Large swaths of the Western half of the US experienced triple-digit temperatures this past weekend, with intense heat expected to continue through mid-week. As the West baked, a huge wildfire doubled in size in southern Oregon, continuing to threaten major transmission lines that feed power into northern California.
California and other surrounding states are plagued with a megadrought, continuing heat waves, water shortages, fears of rolling blackouts, and an early fire season that could be one for the record books.
The fire in focus Monday is the Bootleg Fire in southern Oregon, approximately doubling in size in the last 48 hours to more than 150,000 acres.
The U.S. Forest Service published an incident report from the weekend specifying, “firefighters, emergency managers and other public safety officials faced the fifth day in a row of extreme, intense fire behavior on the Bootleg Fire, as hot, dry, windy weather persists in the area.”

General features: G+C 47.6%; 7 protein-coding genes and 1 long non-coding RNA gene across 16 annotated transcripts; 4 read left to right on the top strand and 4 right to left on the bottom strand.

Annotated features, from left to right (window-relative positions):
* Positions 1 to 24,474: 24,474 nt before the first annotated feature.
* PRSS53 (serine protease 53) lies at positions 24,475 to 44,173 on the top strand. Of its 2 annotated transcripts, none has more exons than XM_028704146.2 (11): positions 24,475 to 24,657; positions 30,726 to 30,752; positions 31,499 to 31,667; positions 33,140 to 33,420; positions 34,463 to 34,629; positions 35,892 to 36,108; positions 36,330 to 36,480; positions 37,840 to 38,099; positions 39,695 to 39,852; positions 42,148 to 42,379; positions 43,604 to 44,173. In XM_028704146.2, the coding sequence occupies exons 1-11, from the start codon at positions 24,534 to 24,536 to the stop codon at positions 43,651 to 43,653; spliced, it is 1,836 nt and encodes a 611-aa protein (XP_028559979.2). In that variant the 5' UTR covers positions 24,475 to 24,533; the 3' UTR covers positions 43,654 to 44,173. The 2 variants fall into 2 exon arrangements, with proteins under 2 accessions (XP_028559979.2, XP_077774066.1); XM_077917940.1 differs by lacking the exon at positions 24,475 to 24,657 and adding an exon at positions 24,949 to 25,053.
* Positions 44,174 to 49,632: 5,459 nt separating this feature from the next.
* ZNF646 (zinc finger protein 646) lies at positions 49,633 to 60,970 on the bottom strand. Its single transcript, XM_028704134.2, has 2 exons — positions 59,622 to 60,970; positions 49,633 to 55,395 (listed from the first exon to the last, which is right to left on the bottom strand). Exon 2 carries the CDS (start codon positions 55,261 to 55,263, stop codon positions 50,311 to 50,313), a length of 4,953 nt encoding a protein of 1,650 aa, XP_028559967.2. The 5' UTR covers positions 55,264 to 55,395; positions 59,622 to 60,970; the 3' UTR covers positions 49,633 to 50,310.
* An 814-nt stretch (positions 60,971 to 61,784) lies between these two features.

The Bootleg fire began in the Fremont-Winema National Forest near the Sprague River last Tuesday. Nearby residents in Klamath County were told to evacuate because of imminent fire danger.
On Sunday, the wildfire continued to spread and was zero percent contained. Extreme hot temperatures and a megadrought appear to be what fuels the fire.
According to NBC News, “the fire interrupted electrical lines that transmit power from Oregon to California. The state lost thousands of megawatts of imported power and struggled to maintain operating reserves as temperatures soared into triple digits in parts of the state.”
Last week, the wildfire prompted California Gov. Gavin Newsom to issue an emergency proclamation to free up additional energy supplies.
On Friday, the state’s grid operator, California Independent System Operator (ISO), was very close to triggering rolling blackouts to thwart a collapse of the power grid.
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